Recipes

Lemon Butter Sauce for Fish

(helpful for pre-post browned butter). A Lemon Butter Sauce with Crispy Pan-Fried Fish that would be flawlessly at domestic in a posh restaurant, but is so brief to make at domestic! Browning, the butter offers the sauce a wealthy, nutty aroma that pairs fantastically with sparkling lemon, in addition to thickening the sauce and giving it an appropriate golden shade.

Lemon Butter Sauce for Fish
Lemon Butter Sauce for Fish

Ingredients

Lemon Butter Sauce:

  • 60 g / 4 tbsp unsalted butter, cut into pieces
  • 1 tbsp fresh lemon juice
  • Salt and finely ground pepper

Crispy Pan-Fried Fish:

  • 2 x thin white fish fillets (120-150g / 4-5oz each), skinless boneless (I used Bream, Note 1)
  • Salt and pepper
  • 2 tbsp white flour
  • 2 tbsp oil (I use canola)

Serving:

  • Lemon wedges
  • Finely chopped parsley, optional

Instructions

Lemon Butter Sauce (see video):

  • Place the butter in a light coloured saucepan or small skillet over medium heat.
  • Melt butter then leaves on the stove, whisking/stirring every now and then. When the butter turns golden brown and it smells nutty – about 3 minutes, remove from stove immediately and pour into a small bowl. (Note 2)
  • Add lemon juice and a pinch of salt and pepper. Stir then taste when it has cooled slightly. Adjust lemon/salt to taste.
  • Set aside – it will stay pourable for 20 – 30 minutes. See Note 3 for storing.

Crispy Pan-Fried Fish:

  • Pat fish dry using paper towels. Sprinkle with salt & pepper, then flour. Use fingers to spread flour. Turn and repeat. Shake excess flour off well, slapping between hands if necessary.
  • Heat oil in a non-stick skillet over high heat. When the oil is shimmering and there are faint wisps of smoke, add fish. Cook for 1 1/2 minutes until golden and crispy on the edges, then turn and cook the other side for 1 1/2 minutes (cook longer if you have thicker fillets).
  • Remove immediately onto serving plates. Drizzle each with about 1 tbsp of Sauce (avoid dark specks settled at the bottom of the bowl), garnish with parsley and serve with lemon on the side. Pictured in the post with Kale and Quinoa Salad.

 Recipe Notes:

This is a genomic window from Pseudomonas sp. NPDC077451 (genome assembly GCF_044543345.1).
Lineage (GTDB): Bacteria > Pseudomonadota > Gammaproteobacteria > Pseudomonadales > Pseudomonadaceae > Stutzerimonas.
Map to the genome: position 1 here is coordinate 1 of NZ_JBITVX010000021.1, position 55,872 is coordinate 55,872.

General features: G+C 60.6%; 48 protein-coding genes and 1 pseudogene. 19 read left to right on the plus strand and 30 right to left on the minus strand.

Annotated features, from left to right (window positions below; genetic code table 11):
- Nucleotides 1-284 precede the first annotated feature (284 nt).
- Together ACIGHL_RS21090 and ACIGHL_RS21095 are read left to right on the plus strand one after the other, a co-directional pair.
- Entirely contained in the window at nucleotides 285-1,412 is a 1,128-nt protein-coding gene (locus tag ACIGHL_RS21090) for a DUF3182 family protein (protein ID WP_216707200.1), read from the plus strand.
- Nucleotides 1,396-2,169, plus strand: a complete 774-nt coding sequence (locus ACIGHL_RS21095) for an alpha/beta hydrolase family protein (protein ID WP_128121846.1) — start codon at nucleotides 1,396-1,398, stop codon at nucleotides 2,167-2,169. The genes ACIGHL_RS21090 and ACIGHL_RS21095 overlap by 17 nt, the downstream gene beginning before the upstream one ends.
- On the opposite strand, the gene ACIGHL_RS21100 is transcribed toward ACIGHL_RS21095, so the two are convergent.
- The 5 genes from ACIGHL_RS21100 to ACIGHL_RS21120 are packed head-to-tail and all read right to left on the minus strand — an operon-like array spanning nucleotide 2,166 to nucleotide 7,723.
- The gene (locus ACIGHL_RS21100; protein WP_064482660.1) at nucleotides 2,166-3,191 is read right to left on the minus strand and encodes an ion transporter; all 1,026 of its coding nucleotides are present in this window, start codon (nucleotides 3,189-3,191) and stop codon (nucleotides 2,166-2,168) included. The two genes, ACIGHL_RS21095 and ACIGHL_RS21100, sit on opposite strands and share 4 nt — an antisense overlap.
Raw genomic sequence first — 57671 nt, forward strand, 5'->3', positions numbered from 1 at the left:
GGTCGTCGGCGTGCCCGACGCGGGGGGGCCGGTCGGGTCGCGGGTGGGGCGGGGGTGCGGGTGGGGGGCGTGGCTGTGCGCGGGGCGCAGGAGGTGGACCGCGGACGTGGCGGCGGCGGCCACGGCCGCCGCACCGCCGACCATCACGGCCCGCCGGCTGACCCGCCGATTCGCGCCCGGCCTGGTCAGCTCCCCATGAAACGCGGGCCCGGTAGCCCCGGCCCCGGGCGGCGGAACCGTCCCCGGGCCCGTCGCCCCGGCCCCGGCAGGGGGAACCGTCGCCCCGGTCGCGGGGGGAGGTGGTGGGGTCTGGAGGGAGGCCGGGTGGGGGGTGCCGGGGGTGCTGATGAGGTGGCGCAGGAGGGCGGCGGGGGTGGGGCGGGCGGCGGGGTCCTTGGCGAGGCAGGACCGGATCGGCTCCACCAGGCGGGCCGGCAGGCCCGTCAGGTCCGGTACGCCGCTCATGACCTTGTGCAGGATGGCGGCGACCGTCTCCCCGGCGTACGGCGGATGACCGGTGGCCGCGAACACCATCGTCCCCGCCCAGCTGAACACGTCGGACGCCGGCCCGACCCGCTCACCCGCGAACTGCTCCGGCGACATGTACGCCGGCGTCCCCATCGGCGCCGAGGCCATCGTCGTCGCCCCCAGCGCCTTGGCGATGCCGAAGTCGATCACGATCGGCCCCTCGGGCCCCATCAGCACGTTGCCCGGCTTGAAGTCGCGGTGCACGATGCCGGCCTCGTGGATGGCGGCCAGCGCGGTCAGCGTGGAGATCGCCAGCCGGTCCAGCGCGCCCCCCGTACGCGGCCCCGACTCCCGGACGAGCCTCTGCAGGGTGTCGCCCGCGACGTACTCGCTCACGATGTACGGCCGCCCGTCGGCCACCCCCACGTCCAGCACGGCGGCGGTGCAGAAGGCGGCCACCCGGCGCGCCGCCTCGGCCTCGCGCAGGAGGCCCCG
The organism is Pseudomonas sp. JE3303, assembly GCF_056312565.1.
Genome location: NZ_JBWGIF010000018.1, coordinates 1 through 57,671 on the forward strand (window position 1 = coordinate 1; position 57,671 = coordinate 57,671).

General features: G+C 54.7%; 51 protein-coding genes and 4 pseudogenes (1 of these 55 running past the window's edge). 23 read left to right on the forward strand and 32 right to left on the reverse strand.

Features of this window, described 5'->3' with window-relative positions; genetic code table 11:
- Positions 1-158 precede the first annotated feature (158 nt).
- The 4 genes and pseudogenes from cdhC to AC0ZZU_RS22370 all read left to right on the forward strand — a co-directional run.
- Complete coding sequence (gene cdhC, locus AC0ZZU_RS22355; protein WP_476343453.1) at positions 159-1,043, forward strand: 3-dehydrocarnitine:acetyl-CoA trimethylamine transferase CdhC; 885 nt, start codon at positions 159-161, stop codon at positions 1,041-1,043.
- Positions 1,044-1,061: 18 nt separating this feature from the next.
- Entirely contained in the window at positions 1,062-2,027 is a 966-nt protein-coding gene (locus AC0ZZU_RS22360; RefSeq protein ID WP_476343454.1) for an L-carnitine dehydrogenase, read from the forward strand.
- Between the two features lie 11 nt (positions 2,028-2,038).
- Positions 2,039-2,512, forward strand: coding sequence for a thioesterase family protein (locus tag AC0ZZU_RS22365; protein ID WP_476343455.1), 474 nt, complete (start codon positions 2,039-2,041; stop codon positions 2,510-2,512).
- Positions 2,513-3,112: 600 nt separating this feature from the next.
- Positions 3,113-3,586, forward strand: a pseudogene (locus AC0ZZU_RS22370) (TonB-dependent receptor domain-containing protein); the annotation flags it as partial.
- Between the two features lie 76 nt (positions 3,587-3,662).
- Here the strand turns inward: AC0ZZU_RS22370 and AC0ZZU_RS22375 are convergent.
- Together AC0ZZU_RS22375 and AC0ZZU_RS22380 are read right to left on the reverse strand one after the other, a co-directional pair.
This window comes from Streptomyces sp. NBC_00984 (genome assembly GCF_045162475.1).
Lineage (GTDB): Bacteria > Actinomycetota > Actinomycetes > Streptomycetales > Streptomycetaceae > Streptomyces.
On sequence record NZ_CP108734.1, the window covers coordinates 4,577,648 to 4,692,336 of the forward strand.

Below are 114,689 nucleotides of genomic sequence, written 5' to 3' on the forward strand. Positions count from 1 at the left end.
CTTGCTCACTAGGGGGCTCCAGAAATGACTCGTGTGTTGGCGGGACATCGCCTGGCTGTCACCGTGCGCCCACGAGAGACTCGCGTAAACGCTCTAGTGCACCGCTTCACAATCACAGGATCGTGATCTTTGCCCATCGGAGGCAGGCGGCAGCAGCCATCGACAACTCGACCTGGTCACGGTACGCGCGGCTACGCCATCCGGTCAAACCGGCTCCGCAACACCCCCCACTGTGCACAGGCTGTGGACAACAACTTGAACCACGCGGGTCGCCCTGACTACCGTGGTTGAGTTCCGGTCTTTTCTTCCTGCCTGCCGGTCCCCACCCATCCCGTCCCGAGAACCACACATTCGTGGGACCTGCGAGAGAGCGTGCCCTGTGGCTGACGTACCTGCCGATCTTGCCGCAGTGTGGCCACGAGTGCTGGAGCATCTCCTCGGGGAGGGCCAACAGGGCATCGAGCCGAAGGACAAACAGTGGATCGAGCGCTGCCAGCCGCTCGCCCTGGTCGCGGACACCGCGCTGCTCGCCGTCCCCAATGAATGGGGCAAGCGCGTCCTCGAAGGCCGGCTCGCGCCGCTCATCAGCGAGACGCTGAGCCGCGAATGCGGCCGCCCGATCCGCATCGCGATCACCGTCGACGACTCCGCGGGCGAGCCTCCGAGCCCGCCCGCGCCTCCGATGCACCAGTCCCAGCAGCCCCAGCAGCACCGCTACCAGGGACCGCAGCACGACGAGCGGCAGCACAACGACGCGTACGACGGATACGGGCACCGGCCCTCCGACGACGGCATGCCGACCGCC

1. I like using this sauce for thin fillets because I find you get the best sauce to flesh coverage, and also because thin fillets tend to mean less fish (the sea bream in the photos are only around 120g/4oz each) so you’re not having to pour overloads of Sauce (it is quite rich). I also love how the edges of thin fish fillets go nice and crispy! Having said that though, this sauce is suitable for almost any white fish fillet, but I’d avoid rich, oily fish like salmon and mackerel. FROZEN FISH is also fine – thaw thoroughly and pat very well with paper towels to remove excess water.2. BROWNING BUTTER: At first, it will spit a bit (water in butter cooking out), then it will bubble, then it will foam. Little brown bits will start appearing on the base of the pan – THEN you will smell the nuttiness. The smell is the most important sign – when it smells amazing, take it right off! 3. Storing Brown Butter: You’ll only need around 1 tbsp of Sauce per serving – it’s very rich – but this recipe makes slightly more because it’s hard to make a smaller quantity. Use leftovers to jazz up vegetables, mashed potato, or even spread on toast!  Refrigerate and use within 1 week, or freeze. To use as Sauce, microwave in 10-second increments.4. GENERAL NOTE: If you’re an experienced cook, you can try your hand at making the sauce in the pan after cooking the fish. First, wipe it clean (yes you lose pan flavour, but it’s nice to have a “clean” looking sauce), lower heat then make the sauce once the pan has cooled. I personally find it easier to make the Sauce first in a smaller pan – easier to control colour change. Also, I like using my black non-stick pan for the fish and you can’t see the colour of the butter in dark coloured pans.5. Nutrition per serving, assuming 1 tbsp of Sauce (it’s a rich sauce, you don’t need much) and assuming 1/2 tbsp of oil is discarded after cooking the fish (my estimation by scraping out remaining oil). The fish weight seems small but it looks larger on the plate because I used a thin fillet (bream)

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